Handy v. Madison County Nursing Home

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Justia Opinion Summary

Tomeka Handy filed a complaint alleging medical negligence against Madison County Nursing Home and Madison County. Handy filed her complaint for wrongful death on October 4, 2012, individually and in her capacity as the administratrix of the estate of her mother, Willie Handy, who was a resident of the nursing home from August 25, 2008, through the date of her death on April 12, 2011. The suit was filed on behalf of all the decedent’s wrongful death beneficiaries. After the county was dismissed, the nursing home filed a motion for summary judgment arguing that it was entitled to a judgment as a matter of law because Handy had not designated an expert witness. Before the summary judgment hearing, Handy filed designations of two expert witnesses. The Circuit Court of Madison County granted the motion for summary judgment because Handy had failed to produce sworn expert testimony in opposition to the motion for summary judgment. Handy filed a motion for reconsideration along with expert witness affidavits, but the circuit court denied the motion for reconsideration. Handy appealed, arguing that the circuit court dismissed her case as a sanction for a discovery violation, and the harsh sanction of dismissal amounted to an abuse of discretion. Because the record established that Handy failed to meet her burden of production on summary judgment, and the circuit court did not abuse its discretion by denying Handy’s motion for reconsideration, the Supreme Court affirmed the circuit court.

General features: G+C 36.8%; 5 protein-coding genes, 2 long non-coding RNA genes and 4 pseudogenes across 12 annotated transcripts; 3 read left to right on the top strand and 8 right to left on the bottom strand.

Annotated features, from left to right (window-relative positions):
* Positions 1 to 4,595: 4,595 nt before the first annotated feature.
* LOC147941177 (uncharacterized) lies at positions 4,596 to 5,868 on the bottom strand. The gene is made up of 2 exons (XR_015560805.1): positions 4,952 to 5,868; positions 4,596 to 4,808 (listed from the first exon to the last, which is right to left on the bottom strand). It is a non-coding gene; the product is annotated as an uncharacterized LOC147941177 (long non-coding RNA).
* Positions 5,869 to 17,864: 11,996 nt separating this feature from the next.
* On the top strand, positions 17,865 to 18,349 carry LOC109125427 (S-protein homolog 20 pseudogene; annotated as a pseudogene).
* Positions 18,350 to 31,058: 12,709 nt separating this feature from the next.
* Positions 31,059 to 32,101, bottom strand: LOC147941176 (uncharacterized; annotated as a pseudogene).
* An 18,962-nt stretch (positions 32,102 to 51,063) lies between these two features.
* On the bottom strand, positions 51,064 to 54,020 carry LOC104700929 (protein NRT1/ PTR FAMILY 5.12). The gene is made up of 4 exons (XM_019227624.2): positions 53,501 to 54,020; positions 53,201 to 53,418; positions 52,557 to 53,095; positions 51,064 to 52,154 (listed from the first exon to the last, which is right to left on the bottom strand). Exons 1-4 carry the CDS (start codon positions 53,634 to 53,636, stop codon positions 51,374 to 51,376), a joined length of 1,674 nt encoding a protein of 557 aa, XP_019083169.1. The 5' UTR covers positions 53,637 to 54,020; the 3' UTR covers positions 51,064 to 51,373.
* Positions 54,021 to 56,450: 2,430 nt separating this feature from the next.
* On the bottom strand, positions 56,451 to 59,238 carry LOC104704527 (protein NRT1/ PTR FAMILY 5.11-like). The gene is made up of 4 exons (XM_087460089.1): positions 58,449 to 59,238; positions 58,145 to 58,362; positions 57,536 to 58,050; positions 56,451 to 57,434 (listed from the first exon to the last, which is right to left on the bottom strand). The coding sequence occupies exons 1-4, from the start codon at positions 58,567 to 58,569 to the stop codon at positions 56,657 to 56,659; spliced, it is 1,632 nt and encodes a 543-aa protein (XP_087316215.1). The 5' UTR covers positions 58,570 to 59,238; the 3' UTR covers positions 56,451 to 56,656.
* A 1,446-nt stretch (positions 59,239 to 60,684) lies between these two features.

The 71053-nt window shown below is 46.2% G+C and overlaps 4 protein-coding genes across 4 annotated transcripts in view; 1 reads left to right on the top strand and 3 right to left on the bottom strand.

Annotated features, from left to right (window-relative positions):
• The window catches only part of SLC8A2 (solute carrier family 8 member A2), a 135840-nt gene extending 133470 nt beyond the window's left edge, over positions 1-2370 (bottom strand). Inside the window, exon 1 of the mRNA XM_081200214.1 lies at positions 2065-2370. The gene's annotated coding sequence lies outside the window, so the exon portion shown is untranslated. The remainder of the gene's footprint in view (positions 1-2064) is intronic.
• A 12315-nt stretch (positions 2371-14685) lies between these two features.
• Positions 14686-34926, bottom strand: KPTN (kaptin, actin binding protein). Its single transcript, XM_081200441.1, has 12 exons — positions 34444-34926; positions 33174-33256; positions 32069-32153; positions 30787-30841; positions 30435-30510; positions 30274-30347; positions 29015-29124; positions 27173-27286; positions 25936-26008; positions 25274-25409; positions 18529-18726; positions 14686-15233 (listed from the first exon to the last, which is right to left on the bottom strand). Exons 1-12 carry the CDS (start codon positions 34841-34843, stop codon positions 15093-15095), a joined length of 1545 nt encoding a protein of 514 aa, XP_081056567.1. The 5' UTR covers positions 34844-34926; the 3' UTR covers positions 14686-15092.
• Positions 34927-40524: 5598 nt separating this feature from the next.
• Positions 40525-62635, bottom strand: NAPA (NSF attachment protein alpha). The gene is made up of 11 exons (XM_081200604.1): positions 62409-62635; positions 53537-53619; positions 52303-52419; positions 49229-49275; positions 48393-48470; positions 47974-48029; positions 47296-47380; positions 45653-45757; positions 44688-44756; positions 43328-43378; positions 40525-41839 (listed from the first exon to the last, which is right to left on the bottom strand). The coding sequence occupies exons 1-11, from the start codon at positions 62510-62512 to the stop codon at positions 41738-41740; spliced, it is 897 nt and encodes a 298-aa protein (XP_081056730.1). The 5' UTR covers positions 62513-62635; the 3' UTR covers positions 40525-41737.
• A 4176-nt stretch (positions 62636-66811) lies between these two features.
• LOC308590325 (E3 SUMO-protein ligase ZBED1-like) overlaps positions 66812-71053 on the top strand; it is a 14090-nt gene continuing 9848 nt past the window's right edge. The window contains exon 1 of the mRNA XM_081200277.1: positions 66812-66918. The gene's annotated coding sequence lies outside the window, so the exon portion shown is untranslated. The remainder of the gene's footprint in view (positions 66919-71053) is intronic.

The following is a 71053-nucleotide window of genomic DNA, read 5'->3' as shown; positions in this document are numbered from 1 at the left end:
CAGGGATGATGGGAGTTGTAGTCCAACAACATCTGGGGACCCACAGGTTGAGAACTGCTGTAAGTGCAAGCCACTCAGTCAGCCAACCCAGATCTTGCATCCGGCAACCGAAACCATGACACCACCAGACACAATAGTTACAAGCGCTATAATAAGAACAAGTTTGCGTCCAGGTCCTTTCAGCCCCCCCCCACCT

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IN THE SUPREME COURT OF MISSISSIPPI NO. 2015-CA-00413-SCT TOMEKA HANDY, INDIVIDUALLY, AS ADMINISTRATRIX FOR THE ESTATE OF WILLIE HANDY, AND ON BEHALF OF THE WRONGFUL DEATH BENEFICIARIES FOR WILLIE HANDY v. MADISON COUNTY NURSING HOME DATE OF JUDGMENT: TRIAL JUDGE: TRIAL COURT ATTORNEYS: COURT FROM WHICH APPEALED: ATTORNEYS FOR APPELLANT: ATTORNEYS FOR APPELLEE: NATURE OF THE CASE: DISPOSITION: MOTION FOR REHEARING FILED: MANDATE ISSUED: 06/26/2014 HON. JOHN HUEY EMFINGER W. ERIC STRACENER, JR. WALTER ANDREW NEELY GEORGE CLANTON GUNN, IV W. DAVIS FRYE MADISON COUNTY CIRCUIT COURT W. ERIC STRACENER, JR. WALTER ANDREW NEELY GEORGE CLANTON GUNN, IV W. DAVIS FRYE CIVIL - WRONGFUL DEATH AFFIRMED - 06/09/2016 BEFORE RANDOLPH, P.J., LAMAR AND KITCHENS, JJ. KITCHENS, JUSTICE, FOR THE COURT: ¶1. Tomeka Handy filed a complaint alleging medical negligence against Madison County Nursing Home and Madison County, Mississippi. After the county was dismissed, the nursing home filed a motion for summary judgment arguing that it was entitled to a judgment as a matter of law because Handy had not designated an expert witness. Before the summary judgment hearing, Handy filed designations of two expert witnesses. The Circuit Court of Madison County granted the motion for summary judgment because Handy had failed to produce sworn expert testimony in opposition to the motion for summary judgment. Handy filed a motion for reconsideration along with expert witness affidavits, but the circuit court denied the motion for reconsideration. ¶2. Handy appeals. It is well established that, in a medical negligence case, a plaintiff cannot survive summary judgment without producing sworn expert testimony. Johnson v. Pace, 122 So. 3d 66, 68 (Miss. 2013). Handy argues that, in reality, the circuit court dismissed her case as a sanction for a discovery violation, and the harsh sanction of dismissal amounted to an abuse of discretion. Because the record establishes that Handy failed to meet her burden of production on summary judgment, and the circuit court did not abuse its discretion by denying Handy’s motion for reconsideration, we affirm the judgment of the circuit court. FACTS ¶3. Handy filed her complaint for wrongful death on October 4, 2012, individually and in her capacity as the administratrix of the estate of her mother, Willie Handy, who was a resident of the nursing home from August 25, 2008, through the date of her death on April 12, 2011. The suit was filed on behalf of all the decedent’s wrongful death beneficiaries. Handy alleged that the defendants had breached the applicable standard of care by failing to prevent or detect a bowel obstruction, which proximately had caused Willie Handy’s death 2 from the bowel obstruction and sepsis. She attached her notice of claim under the Mississippi Tort Claims Act. Also, Handy attached her counsel’s certification that he had consulted an expert who was qualified “to give expert testimony as to the standard of care or negligence.” ¶4. The nursing home filed an answer on December 14, 2012. Also on December 14, 2012, the nursing home filed a notice of service of interrogatories propounded to Handy.1 After filing its answer on January 31, 2013, Madison County was dismissed without prejudice by agreed order on March 19, 2013. An agreed scheduling order was entered on March 19, 2013, providing for Handy’s experts to be designated on or before September 13, 2013; for the nursing home’s experts to be designated on or before October 14, 2013; and for all discovery to be complete on or before January 10, 2014. On May 22, 2013, Handy served the nursing home with requests for production of documents and a first set of interrogatories. The nursing home served Handy with its discovery responses on September 6, 2013. On November 7, 2013, an amended agreed scheduling order was entered providing for Handy’s experts to be designated on or before November 15, 2013; for the nursing home’s experts to be designated on or before December 15, 2013; and for all discovery to be complete on or before February 10, 2014. 1 A party may, through interrogatories, obtain discovery of the identity of any expert witness whom another party expects to call at trial and the subject matter on which the expert is expected to testify, along with “the substance of the facts and opinions to which the expert is expected to testify and a summary of the grounds for each opinion.” M.R.C.P. 26 (b)(4)(A)(i). The nursing home served Handy with interrogatories on December 14, 2012, and Handy served the nursing home with her interrogatory responses on June 5, 2013. Because neither the interrogatories nor the interrogatory responses was included in the record, this Court is unable to know whether the nursing home requested discovery of expert witnesses. 3 ¶5. On January 2, 2014, the nursing home noticed the depositions of Handy and her sister, Polly Ross, for January 28, 2014. On January 22, 2014, Clay Gunn, counsel for the nursing home, informed Eric Stracener, counsel for Handy, by email that the depositions would need to be postponed because Gunn would be out of town. The next day, the depositions of Handy and Ross were renoticed for February 4, 2014. ¶6. On January 27, 2014, the circuit court entered a third amended agreed scheduling order that further extended the discovery deadlines. This order provided that Handy would designate her experts on or before February 15, 2014, the nursing home would designate its experts on or before March 15, 2014, and all discovery would be completed on or before April 30, 2014. On February 4, 2014, the deposition of Handy took place as scheduled, but the deposition of Ross did not. ¶7. In an email on February 11, 2014, Stracener asked Gunn for a “VERY modest extension” of deadlines so that the expert witnesses could have the benefit of Handy’s testimony. Gunn responded that “[w]e can agree to that extension with the understanding that we will have thirty days to provide our expert disclosures.” On February 19, 2014, the nursing home renoticed the deposition of Ross to occur on February 26, 2014. This deposition took place as scheduled. ¶8. Further emails show that, on March 3, 2014, Gunn requested a settlement demand on behalf of the nursing home, and Stracener communicated Handy’s settlement demand to Gunn. The same day, Stracener told Gunn that the expert designation of Handy’s nursing expert, Eulanda Armstrong, would “be to you any day,” and he requested dates for deposing 4 Handy’s medical expert, Dr. Benjamin Hudson. ¶9. On March 4, 2014, Stracener told Gunn that he wanted the experts to have the benefit of Ross’s deposition. One month later, on April 4, 2014, Gunn asked for the status of the expert reports and stated “[w]e’re going to have to push a bunch of other deadlines soon.” Stracener responded that the experts would be designated “[n]ext week I’m sure.” On April 16, 2014, Stracener asked Gunn about amending the scheduling order, and Gunn again asked Stracener the dates that the experts would be designated so he could use the dates to draft a new scheduling order. Stracener responded that experts would be designated “[a]ny day – I swear – I hope this week, or next.” ¶10. Then, on April 30, 2014, Gunn sent an email stating that his client would not agree to any further extensions. And, on May 6, 2014, the nursing home filed a motion for summary judgment, arguing that, because Handy had failed to designate any expert witnesses in support of her medical negligence claims, the nursing home was entitled to judgment as a matter of law under Mississippi Rule of Civil Procedure 56(c). Nothing occurred until May 20, 2014, when Handy filed a motion requesting an additional ten days to respond to the motion for summary judgment. Handy averred that Stracener had not received the motion for summary judgment until May 19, 2014, because Stracener’s legal assistant was not listed in Mississippi Electronic Courts for Madison County. In a response opposing Handy’s motion for an extension of time, the nursing home contended that, because Stracener was listed as having received the electronic notice of service, Handy had no justifiable excuse for a delay in responding to the summary judgment motion. 5 ¶11. Handy filed the expert designation of Armstrong, her nursing expert, on May 27, 2014, and the expert designation of Hudson, her medical expert, on June 6, 2014. These expert designations contained no affidavits or sworn testimony in any form by the experts and were signed by Stracener alone. In an email to Gunn on June 6, 2014, Stracener requested that the nursing home withdraw its motion for summary judgment on the ground that Handy had her designated experts, but the nursing home declined to withdraw the motion. On June 9, 2014, Handy filed a response to the motion for summary judgment. She contended that summary judgment should be denied because, although her expert designations had been delayed due to trial conflicts, her experts had been designated and the nursing home had suffered no prejudice. At no point in these proceedings did Handy seek a continuance under Mississippi Rule of Civil Procedure 56(f) to obtain affidavits. ¶12. At the summary judgment hearing on June 23, 2014, the nursing home argued that Handy had submitted nothing in response to the motion for summary judgment to create a genuine issue of material fact. The circuit court granted summary judgment to the nursing home because Handy had filed no expert affidavits in opposition to the motion. Handy filed a motion for reconsideration on June 26, 2014, arguing that the nursing home had been cooperative during discovery and had acquiesced in the delayed expert designations. She pointed out that, on April 16, 2014, Gunn had agreed to draft an amended scheduling order and had asked Stracener for dates for the designation of experts. She complained that the nursing home abruptly refused to agree to any further extensions. Handy contended that, because she had designated expert witnesses, summary judgment was improper. Handy 6 attached email correspondence between Stracener and Gunn and the expert affidavit of Armstrong. On July 25, 2014, Handy supplemented the motion for reconsideration with Hudson’s affidavit. The nursing home filed a response in opposition to the motion, and Handy filed a rebuttal. ¶13. In a carefully reasoned opinion,2 the circuit court denied the motion for reconsideration. The circuit court wrote that, if the nonmoving party has the burden of proof at trial, once a motion for summary judgment has been filed, the burden shifts to the nonmoving party to present sufficient proof supporting each element of the claim. The circuit court recognized that this proof must be sworn and made upon personal knowledge, and the person giving the testimony must be competent to testify. The circuit court found that summary judgment was appropriately granted because Handy had failed to oppose the motion for summary judgment with competent evidence. DISCUSSION WHETHER THE CIRCUIT COURT ERRED BY GRANTING THE NURSING HOME’S MOTION FOR SUMMARY JUDGMENT AND DENYING HANDY’S MOTION FOR RECONSIDERATION. ¶14. Under Mississippi Rule of Civil Procedure 56(c), the trial court should grant summary judgment “if the pleadings, depositions, answers to interrogatories and admissions on file, together with the affidavits, if any, show that there is no genuine issue as to any material fact and that the moving party is entitled to a judgment as a matter of law.” M.R.C.P. 56(c). The 2 No hearing occurred on the motion for reconsideration because, after the hearing was cancelled due to Handy’s illness, the parties agreed to submit the matter to the circuit court for decision without a hearing. 7 moving party bears the burden of persuasion to establish that there is no genuine issue of material fact. Stuckey v. The Provident Bank, 912 So. 2d 859, 866 (Miss. 2005) (quoting Shaw v. Burchfield, 481 So. 2d 247, 252 (Miss. 1985)). The party with the burden of proof at trial bears the burden of production. Karpinsky v. Am. Nat’l Ins. Co., 109 So. 3d 84, 88-89 (Miss. 2013) (quoting Daniels v. GNB, Inc., 629 So. 2d 595, 600 (Miss. 1993)). “[S]ummary judgment ‘is appropriate when the non-moving party has failed to “make a showing sufficient to establish the existence of an element essential to the party’s case, and on which that party will bear the burden of proof at trial.”’” Karpinsky, 109 So. 3d at 89 (quoting Buckel v. Chaney, 47 So. 3d 148, 153 (Miss. 2010) (citations omitted)). This Court applies de novo review to the circuit court’s grant of summary judgment. Hayne v. The Doctors Co., 145 So. 3d 1175, 1180 (Miss. 2014). ¶15. As the plaintiff in a medical negligence action, Handy had the burden to prove “(1) the existence of a duty by the defendant to conform to a specific standard of conduct for the protection of others against an unreasonable risk of injury; (2) a failure to conform to the required standard; and (3) an injury to the plaintiff proximately caused by the breach of such duty by the defendant.” Hubbard v. Wansley, 954 So. 2d 951, 956-57 (Miss. 2007) (citing Drummond v. Buckley, 627 So. 2d 264, 268 (Miss. 1993)). Expert testimony was necessary to prove these elements. Hubbard, 954 So. 2d at 957. “When proving these elements in a medical malpractice suit, expert testimony must be used. Not only must this expert identify and articulate the requisite standard that was not complied with, the expert must also establish that the failure was the proximate cause, or proximate contributing cause, of the 8 alleged injuries.” Hubbard, 954 So. 2d at 957 (quoting Barner v. Gorman, 605 So. 2d 805, 809 (Miss. 1992)). ¶16. When the nursing home moved for summary judgment on the ground that, due to Handy’s lack of expert testimony, no genuine issue of material fact existed, the burden shifted to Handy to produce expert testimony on each element of medical negligence. But Handy provided no expert affidavits in opposition to summary judgment and submitted only the designations of her experts. This Court has held that “[o]ther than undenied allegations in the party’s pleadings and Rule 36 admissions, all material submitted in opposition to summary judgment must be sworn.” Ill. Central R.R. v. Jackson, 179 So. 3d 1037, 1043 (Miss. 2015) (citing Magee v. Transcontinental Gas Pipe Corp., 551 So. 2d 182, 186 (Miss. 1989)). Materials such as depositions, answers to interrogatories, and affidavits “must be sworn, made upon personal knowledge, and show that the party giving them is competent to testify.” Jackson, 179 So. 2d at 1043 (citing Magee, 551 So. 2d at 186); M.R.C.P. 56(e). “[W]hen a party files her own sworn statement of what an expert witness will say, offered for its truth, the statement is hearsay and is incompetent to support or oppose summary judgment.” Jackson, 179 So. 2d at 1043 (citing Walker v. Skiwski, 529 So. 2d 184, 187 (Miss.1988); M.R.E. 801(c). Handy’s expert designations were nothing but her own statements of what her expert witnesses would say, signed by Handy’s counsel. These statements were not sworn by the experts. Therefore, Handy’s submissions were not competent to oppose summary judgment. Because Handy failed to produce competent evidence in opposition to the motion for summary judgment, the circuit court correctly 9 granted summary judgment in favor of the nursing home. ¶17. Although Handy attempts to distinguish two cases cited by the nursing home in its summary judgment motion, we find that those cases provide her no assistance. In the medical malpractice case of Johnson v. Pace, 122 So. 3d 66, 67 (Miss. 2013), the defendant filed a motion for summary judgment on the ground that the plaintiffs had failed to produce expert testimony. In response, the plaintiffs averred that they had found an expert and requested additional time to supplement discovery responses. Id. The trial court granted summary judgment, finding that the plaintiffs had ample time to designate an expert. Id. This Court affirmed. Id. at 70. In Davis v. Hindman, 138 So. 3d 214, 219 (Miss. Ct. App. 2014), the Court of Appeals affirmed the entry of summary judgment for the defendant because the plaintiff never secured an expert witness and never submitted any expert designation. Handy argues that these cases are distinguishable because the plaintiffs in Johnson and Hindman never designated expert witnesses, while in this case, Handy did file expert designations. As already noted, because Handy failed to produce sworn expert testimony in response to the motion for summary judgment, she failed to carry her burden of production, and the nursing home was entitled to summary judgment. Simply put, Handy’s unsworn expert designations were insufficient to withstand summary judgment. ¶18. Handy’s other appellate arguments characterize the grant of summary judgment as a discovery sanction imposed for her late designation of experts. She argues that the circuit court erred by rejecting the late expert designations and imposing the ultimate discovery sanction of dismissal with prejudice. Handy also contends that the circuit court erroneously 10 imposed the sanction of dismissal without considering the factors listed in Mississippi Power & Light v. Lumpkin, 725 So. 2d 721, 734 (Miss. 1998). In Lumpkin, this Court stated that: We observed in McCollum v. Franklin, 608 So. 2d 692 (Miss. 1992) that excluding evidence for a transgression in discovery is an extreme measure. Before imposing such a sanction a trial court should consider the explanation for the transgression, the importance of the testimony, the need for time to prepare to meet the testimony and the possibility of a continuance. Murphy v. Magnolia Elec. Power Ass’n, 639 F.2d 232, 235 (5th Cir. 1981). The first consideration involves a determination whether the failure was deliberate, seriously negligent or an excusable oversight. The second consideration involves an assessment of harm to the proponent of the testimony. The third and fourth considerations involve an assessment of the prejudice to the opponent of the evidence, the possibility of alternatives to cure that harm and the effect on the orderly proceedings of the court. Miss. Power & Light Co. v. Lumpkin, 725 So. 2d 721, 733-34 (Miss. 1998). Handy argues that the trial court erred by dismissing the case because this Court has held that the sanction of dismissal for a discovery violation should be used as a last resort. Robert v. Colson, 729 So. 2d 1243, 1247 (Miss. 1999). Handy also makes arguments that she did not raise before the circuit court, including that the circuit court should not have dismissed her case because the nursing home had not filed a motion to compel discovery of the experts. ¶19. This Court declines to accept Handy’s characterization of the dismissal of her case as a discovery sanction. Clearly, the record reflects that the nursing home filed a motion for summary judgment under Rule 56(c), not a motion for discovery sanctions. And clearly, the trial court, after considering the motion for summary judgment under the appropriate standard, granted summary judgment to the nursing home because Handy had failed to meet her burden of production. Handy did fail to meet her burden of production, and the nursing home therefore was entitled to summary judgment. We observe that, if Handy had desired 11 additional time to produce evidence in opposition to summary judgment, she could have filed a motion pursuant to Mississippi Rule of Civil Procedure 56(f), which provides: (f) When Affidavits Are Unavailable. Should it appear from the affidavits of a party opposing the motion that he cannot for reasons stated present by affidavit facts essential to justify his opposition, the court may refuse the application for judgment or may order a continuance to permit affidavits to be obtained or depositions to be taken or discovery to be had or may make such order as is just. M.R.C.P. 56(f). As we previously noted, Handy never filed a Rule 56(f) motion. ¶20. Handy also argues that the trial court erred by denying her motion for reconsideration. In the motion for reconsideration, Handy attempted to cure the deficiency in her summary judgment response by submitting sworn expert testimony. She submitted the affidavit of Armstrong, dated June 25, 2014, and the affidavit of Hudson, dated July 17, 2014. Both affidavits were dated after the grant of summary judgment. ¶21. “[A] motion to set aside or reconsider an order granting summary judgment will be treated as a motion under Rule 59(e).” Brooks v. Roberts, 882 So. 2d 229, 233 (Miss. 2004). The movant has the burden to show “(i) an intervening change in controlling law, (ii) availability of new evidence not previously available, or (iii) need to correct a clear error of law or to prevent manifest injustice.” Id. (citing Bang v. Pittman, 749 So. 2d 47, 52-53 (Miss. 1999), overruled on other grounds by Cross Creek Prods. v. Scafidi, 911 So. 2d 958, 960 (Miss. 2005)). Handy makes no claim of an intervening change in the law or that the evidence she submitted with the motion for reconsideration was not previously available. And Handy has failed to show that reconsideration was necessary to correct a clear error of law. Moreover, as the Court already has determined, the trial court correctly granted 12 summary judgment to the nursing home. ¶22. Further, Handy has failed to show that reconsideration was necessary to prevent manifest injustice. This Court has held that “the unexcused failure to present evidence which is available at the time summary judgment is under consideration constitute[s] a valid basis for denying a motion to reconsider.” Fowler v. White, 85 So. 3d 287, 292 (Miss. 2012). In Fowler, the defendants moved for summary judgment on the ground that Fowler had failed to serve pre-suit notice in a medical negligence case. Id. at 288. Fowler responded with an affidavit from his paralegal saying that he had mailed several notice letters to the defendants, but the affidavit did not specify that the paralegal had mailed the notice letter in Fowler’s case. Id. at 289. After the trial court granted summary judgment to the defendant, Fowler filed a motion for reconsideration with a second affidavit from the paralegal clarifying that she had mailed the notice letter in Fowler’s case. Id. at 290. The trial court denied the motion, and this Court affirmed, because the paralegal’s affidavit was not newly discovered evidence, and its consideration would have allowed Fowler “a second bite at the apple.” Id. at 292. Similarly, Handy has made no claim that the affidavits were newly discovered evidence. The circuit court did not abuse its discretion by refusing to accept affidavits on reconsideration that could and should have been submitted with the summary judgment response. The circuit court did not abuse its discretion by denying Handy’s motion for reconsideration. CONCLUSION ¶23. Because Handy’s unsworn expert designations were insufficient to meet her burden 13 of production on summary judgment, the circuit court properly granted summary judgment in favor of the nursing home. Further, the circuit court’s denial of Handy’s motion for reconsideration was not an abuse of its discretion. Therefore, this Court affirms the judgment of the circuit court. ¶24. AFFIRMED. WALLER, C.J., DICKINSON AND RANDOLPH, P.JJ., LAMAR, KING, COLEMAN, MAXWELL AND BEAM, JJ., CONCUR. 14